The NewStandard ceased publishing on April 27, 2007.

All Talk, No Action on Mine Safety

by Brendan Coyne

Mar. 28, 2006 – Nearly three months after the Sago Mine tragedy, promises to toughen mine-safety enforcement have gained little real-world traction. And with the number of mine workers killed at work this year now just one shy of the total for all of 2005, lawmakers, administration figures and others intimately familiar with the issue are unable to say when, or even if, anything significant will be done.

In the weeks following the January 2 explosion that took the lives of twelve West Virginia miners and severely injured another, the administration called for higher fines and tighter regulatory policing. Congress, too, took up the call, holding hearings on the enforcement of mine-worker protection laws and entertaining proposals to grant the Mine Safety and Health Administration (MSHA) greater power.

By the time the 2006 miner death count hit 24 on February 17, MSHA had already sent Congress language to incorporate into legislation raising maximum fines, and the agency’s acting administrator, David Dye, had announced plans to revamp the 25-year-old penalty-assessment system.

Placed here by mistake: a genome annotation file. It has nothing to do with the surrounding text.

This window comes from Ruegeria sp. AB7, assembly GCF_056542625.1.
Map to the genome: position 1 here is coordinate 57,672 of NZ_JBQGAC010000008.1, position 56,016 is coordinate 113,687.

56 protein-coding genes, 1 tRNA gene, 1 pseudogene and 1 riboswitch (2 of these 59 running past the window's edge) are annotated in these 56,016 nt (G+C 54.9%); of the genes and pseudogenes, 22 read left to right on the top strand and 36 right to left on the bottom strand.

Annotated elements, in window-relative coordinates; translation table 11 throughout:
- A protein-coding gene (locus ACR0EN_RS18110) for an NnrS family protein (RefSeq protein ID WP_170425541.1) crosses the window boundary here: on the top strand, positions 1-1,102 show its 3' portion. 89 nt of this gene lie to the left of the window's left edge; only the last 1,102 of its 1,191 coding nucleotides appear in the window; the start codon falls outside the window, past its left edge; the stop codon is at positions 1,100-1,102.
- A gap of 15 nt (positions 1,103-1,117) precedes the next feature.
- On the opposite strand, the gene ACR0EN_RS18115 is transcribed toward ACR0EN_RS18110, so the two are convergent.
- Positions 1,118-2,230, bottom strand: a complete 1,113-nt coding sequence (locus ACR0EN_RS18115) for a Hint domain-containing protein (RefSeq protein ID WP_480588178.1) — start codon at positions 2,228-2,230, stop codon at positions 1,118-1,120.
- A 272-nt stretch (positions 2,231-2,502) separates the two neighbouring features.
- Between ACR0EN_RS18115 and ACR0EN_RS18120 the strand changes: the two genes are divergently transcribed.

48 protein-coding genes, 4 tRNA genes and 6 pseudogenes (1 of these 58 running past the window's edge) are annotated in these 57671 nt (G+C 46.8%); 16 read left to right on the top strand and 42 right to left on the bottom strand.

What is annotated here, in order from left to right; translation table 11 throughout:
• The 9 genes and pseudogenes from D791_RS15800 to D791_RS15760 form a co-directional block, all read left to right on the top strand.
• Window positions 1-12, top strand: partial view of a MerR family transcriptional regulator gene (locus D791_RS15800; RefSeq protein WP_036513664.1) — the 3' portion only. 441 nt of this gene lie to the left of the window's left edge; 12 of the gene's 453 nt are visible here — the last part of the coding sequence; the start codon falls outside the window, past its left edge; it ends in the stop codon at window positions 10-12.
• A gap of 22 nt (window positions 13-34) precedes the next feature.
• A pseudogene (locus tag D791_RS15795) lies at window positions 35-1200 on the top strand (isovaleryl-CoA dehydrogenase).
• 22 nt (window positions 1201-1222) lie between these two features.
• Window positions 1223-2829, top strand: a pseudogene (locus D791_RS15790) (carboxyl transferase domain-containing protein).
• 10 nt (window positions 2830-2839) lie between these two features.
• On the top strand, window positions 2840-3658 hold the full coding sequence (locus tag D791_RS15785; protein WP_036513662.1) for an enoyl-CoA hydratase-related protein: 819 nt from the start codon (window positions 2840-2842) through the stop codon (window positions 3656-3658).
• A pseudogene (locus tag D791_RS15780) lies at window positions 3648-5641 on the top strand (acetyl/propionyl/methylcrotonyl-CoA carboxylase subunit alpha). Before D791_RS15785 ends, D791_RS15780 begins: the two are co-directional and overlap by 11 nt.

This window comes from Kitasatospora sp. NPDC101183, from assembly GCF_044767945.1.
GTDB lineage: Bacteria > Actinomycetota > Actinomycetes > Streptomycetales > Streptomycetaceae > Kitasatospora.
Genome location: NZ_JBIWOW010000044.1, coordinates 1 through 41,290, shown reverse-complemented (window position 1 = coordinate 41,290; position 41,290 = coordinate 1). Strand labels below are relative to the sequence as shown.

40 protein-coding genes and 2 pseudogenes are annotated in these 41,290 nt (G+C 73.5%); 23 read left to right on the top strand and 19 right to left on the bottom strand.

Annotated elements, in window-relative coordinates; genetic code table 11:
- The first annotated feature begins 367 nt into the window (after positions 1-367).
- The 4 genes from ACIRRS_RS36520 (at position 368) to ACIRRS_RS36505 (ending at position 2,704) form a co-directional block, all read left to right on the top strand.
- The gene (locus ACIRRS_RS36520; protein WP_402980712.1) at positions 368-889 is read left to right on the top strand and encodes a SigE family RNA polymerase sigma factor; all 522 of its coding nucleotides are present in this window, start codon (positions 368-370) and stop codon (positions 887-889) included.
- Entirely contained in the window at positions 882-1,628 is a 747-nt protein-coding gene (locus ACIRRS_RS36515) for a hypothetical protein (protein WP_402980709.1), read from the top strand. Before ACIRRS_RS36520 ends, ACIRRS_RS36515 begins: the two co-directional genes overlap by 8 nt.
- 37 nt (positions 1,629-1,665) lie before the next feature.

"Mine safety violations put workers at risk," Dye said in a February 16 statement, "so the penalties for those violations need to be serious and straightforward. Updating the penalty structure will advance MSHA’s goal of sending every miner home safely at the end of his or her shift."

But, even with the apparent support of the White House and many in Congress, real policy changes have yet to materialize.

MSHA Mired

Even with the apparent support of the White House and many in Congress, real policy changes have yet to materialize.

Under the current system, penalty amounts are decided using six criteria including the operator’s history of violations, the severity of the violation in question and the effect the fine may have on the company’s "ability to continue in business."

MSHA spokesperson Dirk Fillpot told The NewStandard that the agency cannot predict when it will unveil proposed rules to revamp its penalty system. And with the maximum fine amount capped at $60,000 per violation under federal law, Fillpot said the agency has little recourse until Congress passes a bill raising that ceiling.